Most children never have major bone issues. But recurring fractures or other risk factors may signal a problem. Learn more about the building blocks for healthy bones.
Playing sports such as soccer or basketball, or even just jumping off a moving swing at the playground, can cause an ankle sprain or fracture, while constant use of certain muscles can cause painful strains.
Have you ever bent over to grab something only to be paralyzed by sharp back pain? If you haven’t had a fall or experienced any other trauma and you’re beyond age 60, another possible reason is a compression fracture. It’s more common in postmenopausal women, but it can happen in men too.
We often throw ourselves into our favorite outdoor activities without a thought. We all want to make the most of comfortable temperatures and milder weather.
Cleveland Clinic is a non-profit academic medical center. Advertising on our site helps support our mission. We do not endorse non-Cleveland Clinic products or services. Policy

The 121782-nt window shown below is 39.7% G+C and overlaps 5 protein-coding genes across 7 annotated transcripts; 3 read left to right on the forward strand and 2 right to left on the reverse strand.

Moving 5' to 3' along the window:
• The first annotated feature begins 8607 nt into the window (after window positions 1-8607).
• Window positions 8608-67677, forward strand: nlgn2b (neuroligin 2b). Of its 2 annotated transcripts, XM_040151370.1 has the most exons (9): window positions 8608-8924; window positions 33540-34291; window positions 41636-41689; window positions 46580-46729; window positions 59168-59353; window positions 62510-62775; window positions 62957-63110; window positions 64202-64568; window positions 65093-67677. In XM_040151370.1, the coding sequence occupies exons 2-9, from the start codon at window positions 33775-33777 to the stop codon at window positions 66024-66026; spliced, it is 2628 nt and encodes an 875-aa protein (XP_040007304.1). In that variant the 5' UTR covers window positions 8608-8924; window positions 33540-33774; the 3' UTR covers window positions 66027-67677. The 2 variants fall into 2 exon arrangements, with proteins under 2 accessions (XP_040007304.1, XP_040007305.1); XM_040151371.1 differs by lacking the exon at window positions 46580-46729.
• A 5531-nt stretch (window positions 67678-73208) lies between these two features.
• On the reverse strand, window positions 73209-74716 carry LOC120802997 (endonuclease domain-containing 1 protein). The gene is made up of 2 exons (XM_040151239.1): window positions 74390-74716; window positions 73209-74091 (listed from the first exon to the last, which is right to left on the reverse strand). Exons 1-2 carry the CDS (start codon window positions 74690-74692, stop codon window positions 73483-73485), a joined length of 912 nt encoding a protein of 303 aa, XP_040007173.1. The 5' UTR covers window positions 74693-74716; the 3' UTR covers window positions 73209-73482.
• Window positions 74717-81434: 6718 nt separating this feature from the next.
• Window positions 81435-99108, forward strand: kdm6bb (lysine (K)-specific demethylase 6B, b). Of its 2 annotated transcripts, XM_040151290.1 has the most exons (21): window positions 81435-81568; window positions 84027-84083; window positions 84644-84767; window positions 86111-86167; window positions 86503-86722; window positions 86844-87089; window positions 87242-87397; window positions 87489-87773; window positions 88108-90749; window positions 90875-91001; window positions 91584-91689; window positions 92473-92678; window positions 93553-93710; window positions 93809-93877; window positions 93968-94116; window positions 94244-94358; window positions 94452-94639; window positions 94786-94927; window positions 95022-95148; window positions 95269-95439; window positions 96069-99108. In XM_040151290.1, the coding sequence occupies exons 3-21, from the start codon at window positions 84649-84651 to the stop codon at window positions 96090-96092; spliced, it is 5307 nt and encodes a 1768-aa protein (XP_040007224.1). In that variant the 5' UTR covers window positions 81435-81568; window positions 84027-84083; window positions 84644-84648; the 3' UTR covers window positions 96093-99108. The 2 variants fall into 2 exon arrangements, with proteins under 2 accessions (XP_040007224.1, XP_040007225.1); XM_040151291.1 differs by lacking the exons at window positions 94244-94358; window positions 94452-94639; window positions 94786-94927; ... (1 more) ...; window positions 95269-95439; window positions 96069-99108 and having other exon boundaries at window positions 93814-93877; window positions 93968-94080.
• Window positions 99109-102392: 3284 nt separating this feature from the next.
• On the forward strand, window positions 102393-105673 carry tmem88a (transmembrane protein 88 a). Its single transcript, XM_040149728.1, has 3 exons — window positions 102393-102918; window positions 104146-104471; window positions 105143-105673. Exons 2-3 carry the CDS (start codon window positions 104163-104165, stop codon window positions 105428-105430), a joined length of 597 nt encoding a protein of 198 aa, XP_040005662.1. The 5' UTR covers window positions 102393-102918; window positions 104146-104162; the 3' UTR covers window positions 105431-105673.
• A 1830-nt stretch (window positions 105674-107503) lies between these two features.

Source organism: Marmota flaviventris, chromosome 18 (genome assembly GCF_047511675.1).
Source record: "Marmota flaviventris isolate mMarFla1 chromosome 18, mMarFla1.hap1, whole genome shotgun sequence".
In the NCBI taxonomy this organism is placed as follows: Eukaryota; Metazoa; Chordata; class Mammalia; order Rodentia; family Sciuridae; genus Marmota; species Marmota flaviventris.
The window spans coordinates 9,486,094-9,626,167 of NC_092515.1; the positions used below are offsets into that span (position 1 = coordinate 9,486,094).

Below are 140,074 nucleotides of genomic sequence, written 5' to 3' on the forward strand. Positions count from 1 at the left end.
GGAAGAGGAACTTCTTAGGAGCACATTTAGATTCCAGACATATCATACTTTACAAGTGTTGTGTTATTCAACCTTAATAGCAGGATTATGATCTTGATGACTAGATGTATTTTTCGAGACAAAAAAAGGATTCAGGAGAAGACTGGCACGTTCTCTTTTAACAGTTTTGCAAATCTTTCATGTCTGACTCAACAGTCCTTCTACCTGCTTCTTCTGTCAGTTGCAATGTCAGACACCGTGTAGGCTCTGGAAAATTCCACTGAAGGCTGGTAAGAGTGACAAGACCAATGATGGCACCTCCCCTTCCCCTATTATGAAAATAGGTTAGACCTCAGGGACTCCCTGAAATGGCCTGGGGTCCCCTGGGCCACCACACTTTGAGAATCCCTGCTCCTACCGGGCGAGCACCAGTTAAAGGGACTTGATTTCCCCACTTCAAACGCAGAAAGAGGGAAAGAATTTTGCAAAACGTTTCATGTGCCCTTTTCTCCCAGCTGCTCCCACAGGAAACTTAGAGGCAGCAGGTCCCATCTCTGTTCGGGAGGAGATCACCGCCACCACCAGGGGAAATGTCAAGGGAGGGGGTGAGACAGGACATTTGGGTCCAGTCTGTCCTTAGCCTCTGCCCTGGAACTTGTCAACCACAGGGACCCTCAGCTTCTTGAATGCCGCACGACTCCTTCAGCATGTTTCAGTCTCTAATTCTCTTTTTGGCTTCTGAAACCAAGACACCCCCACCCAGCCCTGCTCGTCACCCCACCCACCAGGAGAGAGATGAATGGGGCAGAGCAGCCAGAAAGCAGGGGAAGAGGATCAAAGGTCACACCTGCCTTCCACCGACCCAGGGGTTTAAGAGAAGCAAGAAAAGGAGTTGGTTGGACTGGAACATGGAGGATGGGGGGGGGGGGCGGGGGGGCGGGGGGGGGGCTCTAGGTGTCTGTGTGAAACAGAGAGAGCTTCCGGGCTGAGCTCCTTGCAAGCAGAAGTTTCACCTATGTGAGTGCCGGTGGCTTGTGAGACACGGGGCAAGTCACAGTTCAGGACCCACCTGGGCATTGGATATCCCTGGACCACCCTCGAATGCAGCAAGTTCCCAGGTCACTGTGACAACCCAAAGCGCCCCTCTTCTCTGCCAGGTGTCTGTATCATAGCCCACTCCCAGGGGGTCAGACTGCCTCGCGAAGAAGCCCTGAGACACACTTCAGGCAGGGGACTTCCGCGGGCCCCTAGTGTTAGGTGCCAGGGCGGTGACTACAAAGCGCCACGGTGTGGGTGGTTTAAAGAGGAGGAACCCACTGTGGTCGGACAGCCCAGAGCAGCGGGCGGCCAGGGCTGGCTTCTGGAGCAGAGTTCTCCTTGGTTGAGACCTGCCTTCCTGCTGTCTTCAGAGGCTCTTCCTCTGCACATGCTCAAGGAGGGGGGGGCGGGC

In so many ways, children are more flexible than adults – and this includes their bones. Because their bones haven’t fully hardened and are still growing, children are vulnerable to a unique injury called a growth plate fracture. Growth plates are areas of developing cartilage tissue near the ends of long bones, and these are … Read More
Your body needs vitamin D — especially if you are active. Vitamin D has the power to maintain and repair bone. Plus, vitamin D helps prevent low bone density, osteoporosis and fracture. Vitamin D helps you reach your peak athletic performance by improving strength, speed, endurance, balance and reaction time, explains Cleveland Clinic Sports Health medical … Read More